Military reports described the weather that night as “brutal.” As the flight of the C-124 Globemaster U.S. Army airplane made its way through the snow, thick clouds and ice, the crew was literally flying blind.
Aboard the plane on this November 22, 1952 flight were 11 military crewmen, and 41military personnel passengers, including Airman Second Class Bateman Burns of Marvell, en route to Joint Base Elemdorf-Richardson near Anchorage, Alaska. The flight originated from McChord Air Force Base, Washington. Alaskan historian Doug Beckstead reported that just minutes away from their destination, the crew was using only an altimeter, a stopwatch and a radio signal to find their way home.

Military reports described the weather that night as “brutal.” As the flight of the C-124 Globemaster U.S. Army airplane made its way through the snow, thick clouds and ice, the crew was literally flying blind.
Aboard the plane on this November 22, 1952 flight were 11 military crewmen, and 41military personnel passengers, including Airman Second Class Bateman Burns of Marvell, en route to Joint Base Elemdorf-Richardson near Anchorage, Alaska. The flight originated from McChord Air Force Base, Washington. Alaskan historian Doug Beckstead reported that just minutes away from their destination, the crew was using only an altimeter, a stopwatch and a radio signal to find their way home.
Suddenly, the massive C-124 Globemaster suffered some type of malfunction and began to lose altitude. This is known because according to Stars & Stripes reporters Casey Grove and Mike Dunham a nearby Northwest pilot heard a somewhat garbled radio signal on his headset that said, “As long as we have to land, we might as well land here.”
At this point the pilot reported that the plane plowed into Knik Glacier east of Anchorage at full speed. The wreckage of the plane quickly sank into the heavy blanket of snow. Small bits of debris were discovered by a squadron of searchers but they were lost to the elements within days. Reportedly, the crash caused an avalanche of snow further burying the plane and obstructing it from view from the air.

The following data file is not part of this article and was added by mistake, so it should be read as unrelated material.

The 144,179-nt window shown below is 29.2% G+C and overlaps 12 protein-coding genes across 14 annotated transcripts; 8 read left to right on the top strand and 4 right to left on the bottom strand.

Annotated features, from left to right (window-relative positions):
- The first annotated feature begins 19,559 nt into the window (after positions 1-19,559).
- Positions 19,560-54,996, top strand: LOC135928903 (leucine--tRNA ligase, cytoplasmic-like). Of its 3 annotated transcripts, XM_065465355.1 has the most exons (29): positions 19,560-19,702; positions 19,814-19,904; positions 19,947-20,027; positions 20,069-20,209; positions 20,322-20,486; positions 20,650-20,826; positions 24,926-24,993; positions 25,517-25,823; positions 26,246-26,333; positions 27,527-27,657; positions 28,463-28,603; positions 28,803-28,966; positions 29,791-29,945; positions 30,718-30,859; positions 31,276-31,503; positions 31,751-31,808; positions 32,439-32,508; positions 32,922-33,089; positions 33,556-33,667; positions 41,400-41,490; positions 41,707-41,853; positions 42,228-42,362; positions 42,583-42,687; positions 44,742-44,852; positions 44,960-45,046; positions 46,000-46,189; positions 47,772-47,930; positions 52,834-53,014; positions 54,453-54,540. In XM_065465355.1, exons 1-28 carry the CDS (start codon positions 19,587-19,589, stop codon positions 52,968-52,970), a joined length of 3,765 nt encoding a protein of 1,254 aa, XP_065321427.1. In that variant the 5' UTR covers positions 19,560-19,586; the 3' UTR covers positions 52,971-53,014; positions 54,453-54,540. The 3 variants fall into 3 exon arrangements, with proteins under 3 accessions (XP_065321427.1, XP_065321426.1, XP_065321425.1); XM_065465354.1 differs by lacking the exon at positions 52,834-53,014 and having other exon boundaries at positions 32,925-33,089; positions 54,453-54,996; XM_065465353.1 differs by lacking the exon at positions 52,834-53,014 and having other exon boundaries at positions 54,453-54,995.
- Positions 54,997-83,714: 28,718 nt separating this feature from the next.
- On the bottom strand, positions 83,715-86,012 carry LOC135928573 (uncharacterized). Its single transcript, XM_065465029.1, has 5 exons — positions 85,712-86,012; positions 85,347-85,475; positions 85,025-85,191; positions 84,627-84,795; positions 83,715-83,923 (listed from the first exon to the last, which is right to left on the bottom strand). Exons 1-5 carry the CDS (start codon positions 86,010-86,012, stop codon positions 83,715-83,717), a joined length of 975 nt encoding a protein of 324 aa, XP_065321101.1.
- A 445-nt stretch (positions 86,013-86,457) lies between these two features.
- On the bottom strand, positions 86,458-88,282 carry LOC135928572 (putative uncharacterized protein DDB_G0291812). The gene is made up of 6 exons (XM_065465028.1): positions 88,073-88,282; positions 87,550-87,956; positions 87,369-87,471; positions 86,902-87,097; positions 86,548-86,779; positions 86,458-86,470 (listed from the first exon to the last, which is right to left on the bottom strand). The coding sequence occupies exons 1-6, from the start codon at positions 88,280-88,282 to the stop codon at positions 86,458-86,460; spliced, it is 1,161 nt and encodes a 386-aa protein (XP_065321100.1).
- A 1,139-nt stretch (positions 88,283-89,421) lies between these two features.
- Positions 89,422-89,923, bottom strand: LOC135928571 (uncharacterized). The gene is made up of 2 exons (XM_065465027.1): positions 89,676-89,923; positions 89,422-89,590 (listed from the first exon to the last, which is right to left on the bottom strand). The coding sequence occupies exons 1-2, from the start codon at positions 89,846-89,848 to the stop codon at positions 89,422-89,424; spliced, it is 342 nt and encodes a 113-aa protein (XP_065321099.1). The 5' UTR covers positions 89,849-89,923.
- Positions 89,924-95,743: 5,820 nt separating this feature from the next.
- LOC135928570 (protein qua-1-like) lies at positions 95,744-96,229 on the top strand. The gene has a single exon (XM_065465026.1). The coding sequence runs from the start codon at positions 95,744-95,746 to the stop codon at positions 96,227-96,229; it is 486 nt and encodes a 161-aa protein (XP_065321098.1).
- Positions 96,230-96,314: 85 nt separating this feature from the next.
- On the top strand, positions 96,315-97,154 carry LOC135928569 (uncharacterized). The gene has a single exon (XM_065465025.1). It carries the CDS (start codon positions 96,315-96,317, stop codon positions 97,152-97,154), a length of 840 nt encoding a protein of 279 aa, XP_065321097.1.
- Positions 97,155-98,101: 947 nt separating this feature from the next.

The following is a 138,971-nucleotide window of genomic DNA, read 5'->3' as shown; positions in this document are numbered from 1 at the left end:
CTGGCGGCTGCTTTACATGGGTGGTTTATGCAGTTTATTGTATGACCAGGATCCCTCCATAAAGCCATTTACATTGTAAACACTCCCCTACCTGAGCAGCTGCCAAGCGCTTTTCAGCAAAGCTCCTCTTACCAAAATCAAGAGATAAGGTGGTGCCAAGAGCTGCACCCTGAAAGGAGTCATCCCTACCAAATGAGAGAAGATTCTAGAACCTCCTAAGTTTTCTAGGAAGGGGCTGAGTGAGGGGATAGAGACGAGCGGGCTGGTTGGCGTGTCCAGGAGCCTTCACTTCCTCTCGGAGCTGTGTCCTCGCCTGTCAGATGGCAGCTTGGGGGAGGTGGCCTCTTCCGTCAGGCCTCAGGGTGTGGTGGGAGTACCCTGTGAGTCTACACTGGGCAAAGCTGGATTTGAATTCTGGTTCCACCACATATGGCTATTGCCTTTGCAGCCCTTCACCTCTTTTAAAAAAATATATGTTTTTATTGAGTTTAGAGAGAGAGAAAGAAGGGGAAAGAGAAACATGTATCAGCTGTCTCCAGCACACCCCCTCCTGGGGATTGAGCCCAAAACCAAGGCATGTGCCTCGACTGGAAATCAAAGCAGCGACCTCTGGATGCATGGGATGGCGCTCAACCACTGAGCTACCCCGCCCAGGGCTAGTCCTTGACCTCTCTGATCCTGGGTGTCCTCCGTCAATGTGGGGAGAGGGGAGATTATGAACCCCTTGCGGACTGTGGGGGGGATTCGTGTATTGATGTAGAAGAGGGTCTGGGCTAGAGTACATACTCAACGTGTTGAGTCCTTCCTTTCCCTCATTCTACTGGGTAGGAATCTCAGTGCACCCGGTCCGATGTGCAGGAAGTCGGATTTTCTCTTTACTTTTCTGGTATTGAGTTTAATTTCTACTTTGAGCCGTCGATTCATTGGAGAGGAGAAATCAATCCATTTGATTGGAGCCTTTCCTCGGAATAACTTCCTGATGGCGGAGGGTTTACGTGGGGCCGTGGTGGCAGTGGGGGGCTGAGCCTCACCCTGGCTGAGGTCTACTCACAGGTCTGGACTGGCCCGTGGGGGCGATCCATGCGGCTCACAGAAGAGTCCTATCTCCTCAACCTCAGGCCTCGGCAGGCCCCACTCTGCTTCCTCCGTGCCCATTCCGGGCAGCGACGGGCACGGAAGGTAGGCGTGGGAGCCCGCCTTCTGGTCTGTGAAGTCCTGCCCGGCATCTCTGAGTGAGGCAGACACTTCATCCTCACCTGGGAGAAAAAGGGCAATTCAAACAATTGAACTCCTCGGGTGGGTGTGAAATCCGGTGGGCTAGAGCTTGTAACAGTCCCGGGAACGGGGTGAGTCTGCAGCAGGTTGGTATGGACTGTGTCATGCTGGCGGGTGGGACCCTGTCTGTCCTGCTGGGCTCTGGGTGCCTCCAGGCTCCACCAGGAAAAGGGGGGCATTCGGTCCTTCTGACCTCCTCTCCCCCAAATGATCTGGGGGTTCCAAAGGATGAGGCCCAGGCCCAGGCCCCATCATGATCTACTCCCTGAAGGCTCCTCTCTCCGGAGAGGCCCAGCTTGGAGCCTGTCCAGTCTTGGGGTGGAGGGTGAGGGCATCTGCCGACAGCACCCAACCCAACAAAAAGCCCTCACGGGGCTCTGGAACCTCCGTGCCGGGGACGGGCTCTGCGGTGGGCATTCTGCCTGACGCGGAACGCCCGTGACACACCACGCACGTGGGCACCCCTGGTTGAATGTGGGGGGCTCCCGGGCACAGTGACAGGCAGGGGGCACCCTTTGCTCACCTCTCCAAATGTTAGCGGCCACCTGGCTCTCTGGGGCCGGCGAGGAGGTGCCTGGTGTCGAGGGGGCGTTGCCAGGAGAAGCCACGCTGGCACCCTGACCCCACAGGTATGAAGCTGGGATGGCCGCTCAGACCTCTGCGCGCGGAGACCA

Nothing was ever heard from that plane or its crew again until 60 years had passed. The wreckage was found again in June 2012 when an Alaska National Guard Black Hawk helicopter crew noticed some debris while on a training mission. Reports as to where the plane actually crashed are sketchy but the wreckage was found nearly 14 miles from the original reported crash site.
Two years later in June 2014, the Joint POW/MIA Accounting Command, who primarily search for missing military personnel overseas, found the remains of 17 members of the crew and passengers. The remains were identified and returned to their families for burial with full military honors
It was not until November of 2014 that Burns' remains were recovered from the wreckage. He also was returned to his family for burial with full military honors.
Family members of Burns will hold homecoming celebration his honor at 11 a.m. on Saturday, April 23 at Sunset Memorial Park near Barton. Born November 9, 1930 in Marvell, Bateman Roscoe Burns' lone surviving sibling is a sister, Christine Manning who currently resides in Hot Springs. He also has numerous living nephews, nieces and other relatives. He was the son of Fred and Effie Lee Burns. Besides Manning, he had four other brothers and sisters, Fred Horace Burns, Carolyn Rowlett, Terry Burns and Troy Hosea Burns.
Editor's Note – Information for this report was primarily obtained from Wikipedia and the Korean War Educator websites.